There is no truth, for instance, more characteristic of they could hardly help perceiving that, as smaller and our geometry than that between two points there can be smaller triangles were examined, the spherical excess of only one shortest line. But we may imagine the existence the angles decreased, so that the nature of a rectilineal of creatures whose bodies should have no thickness, and triangle would present itself to them under the form of a who should live in the mere superficies of an empty globe. limit. The whole of plane geometry would be as true to Their geometry would apparently differ from ours; the them as to us, except that it would only be exactly true of axiom in question would be found in some cases to fail, infinitely small figures. The principles of the subject because between two points of a sphere diametrically would certainly be no more difficult than those of the opposite, an infinite number of shortest lines can be Differential Calculus, so that if a Euclid could not, at least drawn. With us, again, the three angles of a rectilineal an Archimedes, a Newton, or a Leibnitz of the spherical triangle are exactly equal to two right angles. With them world would certainly have camposed the books of Euclid, the angles of a triangle would always, more or less, exceed much as we have them. Nay, provided that their figures two right angles. In other imaginary worlds the geo- were drawn sufficiently small, they could verify all truths metrical conditions of existence might be still morestrange. concerning straight lines just as closely as we can. We can carry an object from place to place without neces- I will go a step surther, andassert that we are in exactly sarily observing any change in its shape, but in a sphe- the same difficulty as the inhabitants of a spherical world. roidal universe nothing could be carried about without There is not one of the propcsitions of Euclid which we undergoing a gradual distortion, one result of which would can verify empirically in this universe. The most perfect be that no two adjoining objects could have a similar form. mathematical instruments are not two moments of the Creatures living in a pseudo-spherical world would find all same form. We are practically unacquainted with straight our notions about parallel lines incorrect, if indeed they lines or rectilineal motions or uniform forces The whole could form a notion of what parallelism means. Nor is science of mechanics rests upon the notion of a uniform Helmholtz contented with sketching what might happen force, but where can we find such a force in operation? in purely imaginary circumstances. He seems to accept Gravity, doubtless, presents the nearest approximation to Reimann's startling speculation that perhaps things are it; but if we let a body fall through a single foot, we know not as square and right in this world as we suppose. What that the force varies even in that small space, and a strictly should we say if in drawing straight lines to the most correct notion of a uniform force is only got by receding distant fixed stars (by means not easy to describe), we to infinitesimals. I do not think that the geometers found that they would not go exactly straight, so that of the spherical world would be under any greater diffitwo lines, when fitted together like rulers, would never culties than our mathematicians are in developing a science coincide, and lines apparently parallel would ultimately of mechanics, which is generally true only of infinitesimals. intersect? Should we not say that Euclid's axioms can- Similarly in all the other supposed universes plane geonot hold true? It may be that our space has a certain metry would be approximately true in fact, and exactly twist in a fourth dimension unknown to us, which is in- true in theory, which is all we can say of this universe. appreciable within the bounds of the planetary system, where parallel lines could not exist of finite magnitude, but becomes apparent in stellar distances.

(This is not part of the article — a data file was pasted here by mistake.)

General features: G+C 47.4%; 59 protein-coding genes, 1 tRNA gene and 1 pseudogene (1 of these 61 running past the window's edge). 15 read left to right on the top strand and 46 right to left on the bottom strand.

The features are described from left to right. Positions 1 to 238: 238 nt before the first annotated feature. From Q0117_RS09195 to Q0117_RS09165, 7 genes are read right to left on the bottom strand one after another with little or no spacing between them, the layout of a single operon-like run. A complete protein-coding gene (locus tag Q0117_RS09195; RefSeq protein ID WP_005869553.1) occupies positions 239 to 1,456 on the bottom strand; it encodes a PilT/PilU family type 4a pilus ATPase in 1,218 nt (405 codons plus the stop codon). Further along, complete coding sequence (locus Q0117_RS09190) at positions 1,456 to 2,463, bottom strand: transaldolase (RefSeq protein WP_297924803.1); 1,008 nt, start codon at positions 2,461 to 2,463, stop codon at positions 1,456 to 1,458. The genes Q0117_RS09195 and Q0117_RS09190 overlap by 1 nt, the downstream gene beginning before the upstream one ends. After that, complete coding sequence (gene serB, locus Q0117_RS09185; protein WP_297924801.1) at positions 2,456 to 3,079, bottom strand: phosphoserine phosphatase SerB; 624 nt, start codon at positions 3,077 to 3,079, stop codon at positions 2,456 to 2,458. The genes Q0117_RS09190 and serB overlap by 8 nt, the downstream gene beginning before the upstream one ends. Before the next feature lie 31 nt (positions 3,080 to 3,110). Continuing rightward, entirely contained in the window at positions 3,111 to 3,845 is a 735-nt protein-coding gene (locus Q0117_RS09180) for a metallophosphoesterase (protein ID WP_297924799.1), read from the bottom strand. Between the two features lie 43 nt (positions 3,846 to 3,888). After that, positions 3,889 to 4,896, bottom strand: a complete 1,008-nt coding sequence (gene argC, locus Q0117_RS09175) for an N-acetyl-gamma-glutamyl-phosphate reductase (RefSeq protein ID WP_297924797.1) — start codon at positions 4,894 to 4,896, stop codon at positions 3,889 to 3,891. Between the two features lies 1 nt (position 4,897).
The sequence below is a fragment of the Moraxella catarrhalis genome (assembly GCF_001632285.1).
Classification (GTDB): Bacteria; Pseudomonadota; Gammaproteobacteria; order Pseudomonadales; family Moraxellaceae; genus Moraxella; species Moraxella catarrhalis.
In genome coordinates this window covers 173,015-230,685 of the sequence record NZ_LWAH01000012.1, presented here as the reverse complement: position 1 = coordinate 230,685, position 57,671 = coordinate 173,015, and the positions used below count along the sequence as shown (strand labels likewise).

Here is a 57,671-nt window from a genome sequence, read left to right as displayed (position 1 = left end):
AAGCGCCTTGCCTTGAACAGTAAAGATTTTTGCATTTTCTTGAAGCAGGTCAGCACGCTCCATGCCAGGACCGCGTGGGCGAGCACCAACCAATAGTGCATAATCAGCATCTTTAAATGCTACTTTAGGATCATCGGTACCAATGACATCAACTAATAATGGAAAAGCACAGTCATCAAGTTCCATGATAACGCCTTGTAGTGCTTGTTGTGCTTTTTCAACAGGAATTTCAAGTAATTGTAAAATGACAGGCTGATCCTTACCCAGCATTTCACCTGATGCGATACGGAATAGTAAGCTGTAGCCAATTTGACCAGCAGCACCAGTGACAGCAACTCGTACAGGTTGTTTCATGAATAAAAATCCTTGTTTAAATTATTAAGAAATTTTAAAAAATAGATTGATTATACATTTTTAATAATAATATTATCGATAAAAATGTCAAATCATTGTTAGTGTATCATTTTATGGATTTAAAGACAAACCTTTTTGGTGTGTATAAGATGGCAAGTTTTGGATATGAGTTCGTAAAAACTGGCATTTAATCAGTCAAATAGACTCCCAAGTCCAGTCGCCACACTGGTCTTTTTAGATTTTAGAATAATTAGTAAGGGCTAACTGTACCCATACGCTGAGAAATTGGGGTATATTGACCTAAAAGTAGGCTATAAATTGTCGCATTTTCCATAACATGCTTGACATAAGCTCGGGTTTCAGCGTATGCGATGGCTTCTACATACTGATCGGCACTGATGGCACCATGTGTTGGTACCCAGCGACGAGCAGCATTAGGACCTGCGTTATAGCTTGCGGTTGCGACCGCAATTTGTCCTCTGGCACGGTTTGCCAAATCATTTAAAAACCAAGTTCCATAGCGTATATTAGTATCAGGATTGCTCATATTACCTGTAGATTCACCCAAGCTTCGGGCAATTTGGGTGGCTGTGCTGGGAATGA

they would be conceived as of infinitesimal magnitude, and Though Helinholtz gives most of these speculations as the conception is no more abstruse than that of the direcdue to other writers, he seems, so far as I can gather from tion of a continuous curve, which is never the same for his words, to stamp them with the authority of his own any finite distance. The spheroidal creatures would find high name. It requires a little courage, therefore, to main- the distortion of their own bodies rapidly vanishing as